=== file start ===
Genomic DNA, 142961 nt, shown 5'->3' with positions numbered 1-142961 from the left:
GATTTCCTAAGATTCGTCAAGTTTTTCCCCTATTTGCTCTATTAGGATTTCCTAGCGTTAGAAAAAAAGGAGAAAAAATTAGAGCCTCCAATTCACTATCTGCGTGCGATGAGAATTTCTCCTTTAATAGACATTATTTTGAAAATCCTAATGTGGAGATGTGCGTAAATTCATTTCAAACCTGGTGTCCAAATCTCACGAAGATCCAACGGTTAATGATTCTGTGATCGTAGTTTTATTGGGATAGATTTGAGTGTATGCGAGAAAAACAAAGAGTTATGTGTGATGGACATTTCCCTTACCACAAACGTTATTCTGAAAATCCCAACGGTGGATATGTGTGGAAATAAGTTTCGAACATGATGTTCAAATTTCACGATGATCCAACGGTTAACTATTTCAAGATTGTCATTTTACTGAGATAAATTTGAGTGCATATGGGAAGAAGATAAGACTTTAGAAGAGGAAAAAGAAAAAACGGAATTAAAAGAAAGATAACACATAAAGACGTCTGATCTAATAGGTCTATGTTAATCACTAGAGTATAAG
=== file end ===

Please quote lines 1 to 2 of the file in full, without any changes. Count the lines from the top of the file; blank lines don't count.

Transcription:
Genomic DNA, 142961 nt, shown 5'->3' with positions numbered 1-142961 from the left:
GATTTCCTAAGATTCGTCAAGTTTTTCCCCTATTTGCTCTATTAGGATTTCCTAGCGTTAGAAAAAAAGGAGAAAAAATTAGAGCCTCCAATTCACTATCTGCGTGCGATGAGAATTTCTCCTTTAATAGACATTATTTTGAAAATCCTAATGTGGAGATGTGCGTAAATTCATTTCAAACCTGGTGTCCAAATCTCACGAAGATCCAACGGTTAATGATTCTGTGATCGTAGTTTTATTGGGATAGATTTGAGTGTATGCGAGAAAAACAAAGAGTTATGTGTGATGGACATTTCCCTTACCACAAACGTTATTCTGAAAATCCCAACGGTGGATATGTGTGGAAATAAGTTTCGAACATGATGTTCAAATTTCACGATGATCCAACGGTTAACTATTTCAAGATTGTCATTTTACTGAGATAAATTTGAGTGCATATGGGAAGAAGATAAGACTTTAGAAGAGGAAAAAGAAAAAACGGAATTAAAAGAAAGATAACACATAAAGACGTCTGATCTAATAGGTCTATGTTAATCACTAGAGTATAAG